April 12, 2005 -- “Les Choristes” (The Chorus) is a French language film that is kind of a cross between “Mr. Holland's Opus” and “The Shawshank Redemption.” It is neither upbeat, nor downbeat, but somewhere in between. It is based on a 1945 French film, “The Cage of Nightingales” (La Cage aux rossingols). If it were an American film, it would build to the drama of a big music competition at the end, a typical sports cliché, but it doesn't go that direction at all. This film is built on interpersonal relationships and a struggle for human dignity and justice in a corrupt system.
Teacher Clément Mathieu (played by Gérard Jugnot) arrives at a French reform school, “Fond De L’Etang,” which means “rock bottom,” in 1949. The movie was filmed at Chateau Ravel, a medieval castle in Puy-de-Dome Province. Mathieu is desperate for a job in a country still reeling from the effects of war and enemy occupation or he wouldn't be there. A less-than-successful musician and teacher, he has given up on music. The students are an unruly mob who break into his apartment and steal his briefcase. He has great difficulty keeping any kind of order in the classroom and is threatened with dismissal by the school's harsh headmaster, Rachin (Francois Berléand), who favors corporal punishment and solitary confinement. Things get even worse when the worst bad boy of all, Mondain (Grégory Gatignol) is transferred to the school from a facility for the criminally insane. Not only is he cruel, but he is a bully, and larger than the other boys.
Mathieu hears the boys singing one day and he is inspired to form a choir. He discovers that one of the boys, Pierre Morhange (Jean-Baptiste Maunier, who does his own singing in the film) has the voice of an angel, and a face to match. He becomes the soloist in a top-notch boy's choir, whose fame travels beyond the walls of the school. A special concert is formed for the school's benefactor and her friends. The success of the choir inspires Mathieu to resume his musical career and begin composing songs for the choir. Unfortunately, things begin to fall apart. Mathieu is in a constant struggle with Rachin to maintain the choir and some form of compassion and justice at the school. His attempts to use kindness to help the boys are constantly being undermined by Rachin's brutality and that of some of the other teachers. Rachin's brutality plants bitter seeds which will eventually come back to haunt him and the school.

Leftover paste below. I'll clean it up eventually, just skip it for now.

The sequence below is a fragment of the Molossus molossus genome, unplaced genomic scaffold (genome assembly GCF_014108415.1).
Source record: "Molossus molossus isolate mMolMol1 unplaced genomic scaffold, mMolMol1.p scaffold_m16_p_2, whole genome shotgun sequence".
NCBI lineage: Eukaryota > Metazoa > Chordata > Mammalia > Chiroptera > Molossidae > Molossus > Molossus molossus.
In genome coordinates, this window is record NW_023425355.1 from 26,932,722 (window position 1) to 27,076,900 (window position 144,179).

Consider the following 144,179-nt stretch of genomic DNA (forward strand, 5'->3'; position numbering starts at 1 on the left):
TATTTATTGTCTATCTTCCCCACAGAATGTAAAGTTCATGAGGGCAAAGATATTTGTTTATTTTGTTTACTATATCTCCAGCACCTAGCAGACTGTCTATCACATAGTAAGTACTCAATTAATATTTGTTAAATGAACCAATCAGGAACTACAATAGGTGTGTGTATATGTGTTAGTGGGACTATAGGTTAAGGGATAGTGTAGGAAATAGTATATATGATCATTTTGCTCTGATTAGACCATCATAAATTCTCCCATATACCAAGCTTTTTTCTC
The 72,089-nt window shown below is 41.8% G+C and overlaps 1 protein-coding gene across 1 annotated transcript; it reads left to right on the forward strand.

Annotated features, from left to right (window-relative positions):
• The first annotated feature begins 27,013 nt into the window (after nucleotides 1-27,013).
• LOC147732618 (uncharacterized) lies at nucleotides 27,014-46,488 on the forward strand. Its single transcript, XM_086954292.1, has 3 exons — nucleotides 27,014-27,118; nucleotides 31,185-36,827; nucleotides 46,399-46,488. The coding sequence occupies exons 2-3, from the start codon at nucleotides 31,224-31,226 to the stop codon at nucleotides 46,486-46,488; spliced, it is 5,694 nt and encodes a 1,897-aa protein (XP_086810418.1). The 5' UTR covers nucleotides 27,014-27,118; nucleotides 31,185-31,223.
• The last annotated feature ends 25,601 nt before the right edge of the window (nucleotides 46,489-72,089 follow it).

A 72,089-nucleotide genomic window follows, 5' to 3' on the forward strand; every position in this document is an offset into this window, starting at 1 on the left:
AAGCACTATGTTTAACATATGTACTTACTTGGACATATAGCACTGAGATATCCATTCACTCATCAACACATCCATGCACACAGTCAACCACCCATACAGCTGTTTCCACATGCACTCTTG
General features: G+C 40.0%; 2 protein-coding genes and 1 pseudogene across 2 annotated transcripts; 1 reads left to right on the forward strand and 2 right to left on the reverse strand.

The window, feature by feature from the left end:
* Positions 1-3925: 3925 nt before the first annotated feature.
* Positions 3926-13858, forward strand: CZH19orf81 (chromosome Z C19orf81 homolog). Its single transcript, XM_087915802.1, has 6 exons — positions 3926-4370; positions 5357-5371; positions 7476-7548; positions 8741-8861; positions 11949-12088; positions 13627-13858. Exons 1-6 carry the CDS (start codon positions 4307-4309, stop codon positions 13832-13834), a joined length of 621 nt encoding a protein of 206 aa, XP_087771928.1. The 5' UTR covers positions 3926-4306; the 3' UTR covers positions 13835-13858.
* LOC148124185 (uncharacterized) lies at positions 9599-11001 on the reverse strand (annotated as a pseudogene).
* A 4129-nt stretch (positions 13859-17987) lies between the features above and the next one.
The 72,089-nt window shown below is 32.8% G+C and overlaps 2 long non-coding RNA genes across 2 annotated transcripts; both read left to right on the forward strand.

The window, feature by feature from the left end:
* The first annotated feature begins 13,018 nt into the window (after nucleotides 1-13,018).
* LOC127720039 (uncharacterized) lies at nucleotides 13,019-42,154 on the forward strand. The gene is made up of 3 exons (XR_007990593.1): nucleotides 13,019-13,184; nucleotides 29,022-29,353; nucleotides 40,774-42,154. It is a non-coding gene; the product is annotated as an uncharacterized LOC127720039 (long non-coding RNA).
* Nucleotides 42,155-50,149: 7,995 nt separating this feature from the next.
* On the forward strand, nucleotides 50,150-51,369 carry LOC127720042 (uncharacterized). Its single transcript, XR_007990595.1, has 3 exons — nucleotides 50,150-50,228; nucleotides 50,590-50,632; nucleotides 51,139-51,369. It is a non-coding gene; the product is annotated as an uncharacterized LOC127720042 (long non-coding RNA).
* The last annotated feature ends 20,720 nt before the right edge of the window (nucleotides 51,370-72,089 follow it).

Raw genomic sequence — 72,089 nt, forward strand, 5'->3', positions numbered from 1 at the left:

Much of the power of the film revolves around the relationship between Mathieu, his students and his fellow teachers and others at the school. This dynamic relationship is constantly changing. Another relationship is between Mathieu and Pierre Morhange's beautiful mother, Violette (Marie Bunel). Mathieu is attracted to Violette, and at the same time tries to repair the broken relationship between mother and son. None of these relationships follow a predictable path. Even the school's headmaster, Rachin, is not predictable. In one scene, he does the totally unexpected and decides to play soccer with the students. The story has a lot of unexpected twists and turns, including one at the very end of the film. The story is told in flashback, so we can see what happened to two of the boys in the film. This film rates a B.
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